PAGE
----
• Although I was only able to see Anna Pavlova on Floor, she looks to be in great shape and I read this morning that she made all the finals sans Bars.  She deserved to be on the All Around podium in Athens so here’s to hoping that she gets some Olympic hardware this time around.  (more…)
Gymnastics and Gymnastics Ramblings and Gymnasts and Top Ten29 Jul 2008 05:14 pm

So I realize that the entire gymnastics world is talking about one of three things right now… Paul Hamm’s withdrawl from the US Men’s Olympic Team, the alleged age falsification of some Beijing-bound athletes, and the Dominque Moceanu/Jennifer Sey “stuff.”  All of these things have certainly been on my mind of late and I have been preparing a post regarding the Sey controversy, but for now, I’m going to keep things on the lighter side.

I wrote a post last Fall about the ten things I dislike in the world of gymnastics and thought I should counter balance it with a list of ten things that I do like.  I find myself complaining about the current state of gymnastics far too often.  I thought it would be fun to remind myself of what is good about our sport right now.  Without further ado…

  • I like the return of the aerial cartwheel on Beam.  Yes, I suppose it’s overused already (what isn’t with this code?  Wait, this is a positive list…)  but it’s a gorgeous skill when done well.
  • Mattie Larson.  Isn’t she fun?  She has such spunk and seems so unaffected by the things that have happened this year.  We need more athletes like her, with expressiveness on the apparatus and clean, precise execution.    I hope she recovers well from her stress fracture and look forward to seeing her in the years to come.


Competitions and Gymnastics and Gymnasts21 Jun 2008 10:53 pm

I’m going out of town tomorrow morning and will miss all the coverage of Day 2 for the US Women’s Olympic Trials.   I’ll be on a camping road trip so I likely won’t know anything until the first of July.   So based on what I saw tonight from Day 1 (and from Nationals), here’s who is on my team…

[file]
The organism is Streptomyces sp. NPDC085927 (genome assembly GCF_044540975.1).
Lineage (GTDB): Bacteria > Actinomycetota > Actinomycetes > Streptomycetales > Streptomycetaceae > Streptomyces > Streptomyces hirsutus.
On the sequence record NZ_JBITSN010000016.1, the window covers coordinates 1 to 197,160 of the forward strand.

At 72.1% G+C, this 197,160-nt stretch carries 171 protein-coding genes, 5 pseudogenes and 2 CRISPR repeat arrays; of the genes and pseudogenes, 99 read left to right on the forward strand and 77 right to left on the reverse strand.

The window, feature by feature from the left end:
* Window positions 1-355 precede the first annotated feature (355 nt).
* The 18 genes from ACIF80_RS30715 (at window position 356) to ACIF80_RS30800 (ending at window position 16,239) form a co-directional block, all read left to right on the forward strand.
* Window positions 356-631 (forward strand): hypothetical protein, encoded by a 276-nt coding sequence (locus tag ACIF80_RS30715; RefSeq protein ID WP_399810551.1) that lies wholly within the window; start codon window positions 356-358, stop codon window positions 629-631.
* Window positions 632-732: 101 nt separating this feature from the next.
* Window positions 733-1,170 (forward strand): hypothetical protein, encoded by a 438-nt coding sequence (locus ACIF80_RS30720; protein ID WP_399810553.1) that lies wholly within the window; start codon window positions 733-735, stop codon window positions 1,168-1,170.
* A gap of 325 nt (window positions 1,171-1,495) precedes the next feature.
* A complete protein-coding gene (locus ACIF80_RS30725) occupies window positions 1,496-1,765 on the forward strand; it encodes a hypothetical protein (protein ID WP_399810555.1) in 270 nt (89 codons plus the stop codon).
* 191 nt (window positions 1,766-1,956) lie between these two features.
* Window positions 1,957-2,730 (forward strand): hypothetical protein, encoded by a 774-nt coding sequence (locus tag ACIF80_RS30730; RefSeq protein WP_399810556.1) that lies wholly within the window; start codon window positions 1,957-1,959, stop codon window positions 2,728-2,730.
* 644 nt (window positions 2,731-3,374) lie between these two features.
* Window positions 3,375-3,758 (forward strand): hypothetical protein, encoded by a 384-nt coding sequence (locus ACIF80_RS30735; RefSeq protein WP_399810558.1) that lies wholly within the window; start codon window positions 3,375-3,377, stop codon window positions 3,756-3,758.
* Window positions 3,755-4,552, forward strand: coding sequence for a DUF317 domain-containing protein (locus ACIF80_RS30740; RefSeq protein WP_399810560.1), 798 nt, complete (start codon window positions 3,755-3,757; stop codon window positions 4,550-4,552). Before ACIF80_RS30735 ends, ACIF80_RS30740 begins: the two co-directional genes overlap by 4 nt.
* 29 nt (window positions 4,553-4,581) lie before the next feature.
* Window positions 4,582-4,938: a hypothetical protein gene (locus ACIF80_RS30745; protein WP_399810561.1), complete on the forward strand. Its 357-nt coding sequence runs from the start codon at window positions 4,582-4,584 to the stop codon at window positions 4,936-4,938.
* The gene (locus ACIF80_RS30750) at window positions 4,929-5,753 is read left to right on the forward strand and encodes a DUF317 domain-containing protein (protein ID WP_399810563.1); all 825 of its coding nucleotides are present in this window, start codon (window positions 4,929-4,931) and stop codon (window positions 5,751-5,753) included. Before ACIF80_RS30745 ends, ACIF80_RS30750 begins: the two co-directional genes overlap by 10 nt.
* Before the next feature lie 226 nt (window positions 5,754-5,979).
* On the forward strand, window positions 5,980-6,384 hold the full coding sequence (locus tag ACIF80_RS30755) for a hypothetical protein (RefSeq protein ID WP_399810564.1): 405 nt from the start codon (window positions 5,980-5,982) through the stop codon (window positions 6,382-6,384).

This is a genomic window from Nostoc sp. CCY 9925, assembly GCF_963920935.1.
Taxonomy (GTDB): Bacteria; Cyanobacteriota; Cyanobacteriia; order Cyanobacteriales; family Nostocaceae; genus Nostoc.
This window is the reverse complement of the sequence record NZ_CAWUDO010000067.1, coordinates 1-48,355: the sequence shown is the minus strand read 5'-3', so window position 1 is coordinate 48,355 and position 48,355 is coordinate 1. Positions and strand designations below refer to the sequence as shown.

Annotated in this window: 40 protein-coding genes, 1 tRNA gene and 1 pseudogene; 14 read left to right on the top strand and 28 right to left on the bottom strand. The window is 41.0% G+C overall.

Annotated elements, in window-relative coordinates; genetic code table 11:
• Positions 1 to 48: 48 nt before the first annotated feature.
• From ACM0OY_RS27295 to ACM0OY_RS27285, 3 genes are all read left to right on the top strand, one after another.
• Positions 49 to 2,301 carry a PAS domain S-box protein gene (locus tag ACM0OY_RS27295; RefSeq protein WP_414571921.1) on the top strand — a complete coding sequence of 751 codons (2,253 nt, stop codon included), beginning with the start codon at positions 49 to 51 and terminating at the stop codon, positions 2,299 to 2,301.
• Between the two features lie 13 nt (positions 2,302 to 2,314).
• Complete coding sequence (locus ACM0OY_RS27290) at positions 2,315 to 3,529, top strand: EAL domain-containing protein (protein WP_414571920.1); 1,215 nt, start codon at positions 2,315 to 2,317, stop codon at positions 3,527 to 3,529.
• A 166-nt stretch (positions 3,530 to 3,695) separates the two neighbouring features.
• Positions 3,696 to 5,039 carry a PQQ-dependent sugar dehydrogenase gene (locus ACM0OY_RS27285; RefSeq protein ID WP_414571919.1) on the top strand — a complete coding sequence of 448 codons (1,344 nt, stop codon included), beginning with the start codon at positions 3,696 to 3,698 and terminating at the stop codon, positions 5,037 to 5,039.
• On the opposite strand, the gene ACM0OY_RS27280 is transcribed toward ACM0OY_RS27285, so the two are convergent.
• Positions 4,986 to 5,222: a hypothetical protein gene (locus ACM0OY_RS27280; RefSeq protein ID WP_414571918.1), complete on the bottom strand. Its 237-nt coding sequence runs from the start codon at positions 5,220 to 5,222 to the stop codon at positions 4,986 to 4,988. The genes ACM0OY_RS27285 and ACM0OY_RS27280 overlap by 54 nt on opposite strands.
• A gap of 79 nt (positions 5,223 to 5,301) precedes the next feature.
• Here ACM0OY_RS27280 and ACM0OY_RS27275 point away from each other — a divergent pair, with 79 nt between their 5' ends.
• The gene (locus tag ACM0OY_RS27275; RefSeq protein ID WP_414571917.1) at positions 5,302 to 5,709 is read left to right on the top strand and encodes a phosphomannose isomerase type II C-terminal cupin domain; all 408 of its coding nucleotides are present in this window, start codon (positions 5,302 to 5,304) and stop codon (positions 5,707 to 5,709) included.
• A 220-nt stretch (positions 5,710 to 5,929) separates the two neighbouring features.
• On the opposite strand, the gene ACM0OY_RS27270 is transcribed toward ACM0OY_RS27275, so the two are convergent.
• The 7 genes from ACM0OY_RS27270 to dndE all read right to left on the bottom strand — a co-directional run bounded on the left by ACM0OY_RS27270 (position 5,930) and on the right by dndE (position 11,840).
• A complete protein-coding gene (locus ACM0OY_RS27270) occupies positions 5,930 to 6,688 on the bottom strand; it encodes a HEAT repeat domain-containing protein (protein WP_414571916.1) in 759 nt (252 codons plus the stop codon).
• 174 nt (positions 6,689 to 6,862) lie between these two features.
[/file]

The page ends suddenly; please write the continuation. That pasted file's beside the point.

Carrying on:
• Shawn Johnson
  • Nastia Liukin
  • Chellsie Memmel
  • Alicia Sacramone
  • Samantha Peszek
  • Bridget Sloan

Ivana Hong, Shayla Worley, Jana Bieger & Mattie Larson are all legit contenders as well.    With the team scenario I listed above, I think that Bridget would be used on Bars only and if that is the case, she can bring in the highest score there (compared to Hong, Worley, Bieger & Larson).    The rest of the events would look as follows…


  • Johnson
  • Sacramone
  • Peszek
  • Alt: Memmel


  • Liukin
  • Memmel
  • Sloan
  • Alt: Johnson


  • Johnson
  • Liukin
  • Memmel
  • Alt: Sac or Sloan


  • Johnson
  • Sacramone
  • Memmel or Peszek
  • Alt: Sloan

What do you think?   Who would you put on the team based on Night 1?

Competitions and Gymnastics and Gymnasts21 Jun 2008 05:22 pm

Already named:

  • Paul Hamm
  • Jonathan Horton

Perfect 10s Remaining 4 spots + 1 alternate:

  • Justin Spring
  • Sean Golden
  • Joseph Hagerty
  • Raj Bhavsar
  • Kevin Tan

I admit that it pains me to leave Morgan Hamm off this list.  He certainly has the clout and reputation.  It pains me to leave Durante, Townsend, Alvarez & Artemev off as well.  What a tough call.  What do you think?   Who are your picks for those remaining spots?

Non Gymnastics13 Jun 2008 10:24 am

I just read the article on the International Gymnast site about Ashley Priess’ decision to retire during training at the US National Championships. Always impressed by her gymnastics, and her coach as well, I admit I was quite curious as to what caused her to decide to step away from the Olympic Selection process mere weeks before the Games. Citing a chronic back condition which she feared would not survive the Summer, Priess decided to forgo her dream of the Olympics in order to pursue another dream: competing on a collegiate team. She did not want to jeopardize her collegiate chances by overworking her back in the Olympic Selection process.

Two quotes in particular stand out from the interview. The first is in regard to her family. (more…)